Technology Review has an article on Google’s (suprisingly low) energy consumption - What It Takes to Power Google.
Google is the first major Web company to reveal exactly how much energy it uses—information that will help researchers and policy makers understand how the massive explosion of Internet usage and cloud computing is contributing to global energy consumption.
Google uses 260 million watts continuously across the globe, the company reported on Wednesday. This is equivalent to the power used by all the homes in Richmond, Virginia, or Irvine, California (around 200,000 homes), and roughly a quarter of the output of a standard nuclear power plant.
By far, the majority of Google's energy use is associated with its data centers, according to Jonathan Koomey, a professor at Stanford University and a researcher who focuses on energy and IT. He says that 80 to 90 percent of those watts are used solely by the company's data centers, based on estimates he made of Google's power use in an August 2011 report. Most of this energy is used in powering the IT equipment in Google's data centers. Google custom builds many data centers, such as a new one in Finland that uses a seawater cooling system, to cut down on electricity costs.
This has enabled Google to be relatively energy efficient, says Koomey, who estimates that the company owns about 3 percent of servers worldwide and uses only 1 percent of electricity for data centers worldwide. "They're operating more efficiently than other data centers," he says.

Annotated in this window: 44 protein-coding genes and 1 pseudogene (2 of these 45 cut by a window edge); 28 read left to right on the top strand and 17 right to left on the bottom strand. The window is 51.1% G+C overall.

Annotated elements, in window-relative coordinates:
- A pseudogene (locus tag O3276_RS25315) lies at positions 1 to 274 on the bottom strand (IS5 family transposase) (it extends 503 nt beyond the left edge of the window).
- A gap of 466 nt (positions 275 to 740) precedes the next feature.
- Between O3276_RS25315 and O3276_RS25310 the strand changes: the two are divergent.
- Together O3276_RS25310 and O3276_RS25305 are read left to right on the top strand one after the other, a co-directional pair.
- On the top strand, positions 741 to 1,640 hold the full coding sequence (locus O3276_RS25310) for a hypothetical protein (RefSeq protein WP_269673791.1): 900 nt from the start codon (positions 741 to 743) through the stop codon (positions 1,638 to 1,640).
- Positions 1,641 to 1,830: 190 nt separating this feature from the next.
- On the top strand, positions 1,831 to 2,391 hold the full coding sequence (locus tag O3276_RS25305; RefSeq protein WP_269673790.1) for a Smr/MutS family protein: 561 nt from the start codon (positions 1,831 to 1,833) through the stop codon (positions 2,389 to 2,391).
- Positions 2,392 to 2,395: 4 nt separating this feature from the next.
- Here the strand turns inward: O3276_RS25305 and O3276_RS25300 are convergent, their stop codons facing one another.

Other Web giants, including Amazon and Facebook, probably operate their data centers with similar efficiency due to hardware and software customization, and innovative cooling equipment, Koomey says. However, the majority of data center power use comes from non-IT companies running their own data centers less efficiently [which is in turn, far less than that used by equipment in homes and offices].
In its report, Google compares the energy usage of companies' in-house computer systems to the energy used by its cloud servers. It estimates that running Gmail instead of an in-house e-mail system can be almost 80 times more energy efficient. Google says that 25 percent of its energy was supplied by renewable fuels—such as from wind farms—in 2011, and plans to increase that to 30 percent this year.